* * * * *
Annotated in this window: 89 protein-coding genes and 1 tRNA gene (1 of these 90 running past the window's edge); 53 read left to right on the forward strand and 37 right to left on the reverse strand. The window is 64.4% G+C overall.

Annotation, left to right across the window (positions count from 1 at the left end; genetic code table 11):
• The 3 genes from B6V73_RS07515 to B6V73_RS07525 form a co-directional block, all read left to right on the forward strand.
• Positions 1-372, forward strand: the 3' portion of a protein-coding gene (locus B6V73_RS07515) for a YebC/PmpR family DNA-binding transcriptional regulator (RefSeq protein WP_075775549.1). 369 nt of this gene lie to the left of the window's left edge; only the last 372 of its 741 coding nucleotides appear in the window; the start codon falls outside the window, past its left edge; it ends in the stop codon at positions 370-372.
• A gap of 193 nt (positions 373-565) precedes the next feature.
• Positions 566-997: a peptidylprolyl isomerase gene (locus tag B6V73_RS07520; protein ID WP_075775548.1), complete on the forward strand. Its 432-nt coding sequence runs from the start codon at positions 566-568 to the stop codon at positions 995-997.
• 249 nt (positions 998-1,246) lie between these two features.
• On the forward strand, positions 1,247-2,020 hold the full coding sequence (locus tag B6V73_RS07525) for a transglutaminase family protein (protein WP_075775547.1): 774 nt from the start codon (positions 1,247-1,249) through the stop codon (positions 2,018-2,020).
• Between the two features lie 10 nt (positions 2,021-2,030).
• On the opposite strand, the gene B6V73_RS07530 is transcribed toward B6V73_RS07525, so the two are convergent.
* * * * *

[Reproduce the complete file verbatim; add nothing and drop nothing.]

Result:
Annotated in this window: 89 protein-coding genes and 1 tRNA gene (1 of these 90 running past the window's edge); 53 read left to right on the forward strand and 37 right to left on the reverse strand. The window is 64.4% G+C overall.

Annotation, left to right across the window (positions count from 1 at the left end; genetic code table 11):
• The 3 genes from B6V73_RS07515 to B6V73_RS07525 form a co-directional block, all read left to right on the forward strand.
• Positions 1-372, forward strand: the 3' portion of a protein-coding gene (locus B6V73_RS07515) for a YebC/PmpR family DNA-binding transcriptional regulator (RefSeq protein WP_075775549.1). 369 nt of this gene lie to the left of the window's left edge; only the last 372 of its 741 coding nucleotides appear in the window; the start codon falls outside the window, past its left edge; it ends in the stop codon at positions 370-372.
• A gap of 193 nt (positions 373-565) precedes the next feature.
• Positions 566-997: a peptidylprolyl isomerase gene (locus tag B6V73_RS07520; protein ID WP_075775548.1), complete on the forward strand. Its 432-nt coding sequence runs from the start codon at positions 566-568 to the stop codon at positions 995-997.
• 249 nt (positions 998-1,246) lie between these two features.
• On the forward strand, positions 1,247-2,020 hold the full coding sequence (locus tag B6V73_RS07525) for a transglutaminase family protein (protein WP_075775547.1): 774 nt from the start codon (positions 1,247-1,249) through the stop codon (positions 2,018-2,020).
• Between the two features lie 10 nt (positions 2,021-2,030).
• On the opposite strand, the gene B6V73_RS07530 is transcribed toward B6V73_RS07525, so the two are convergent.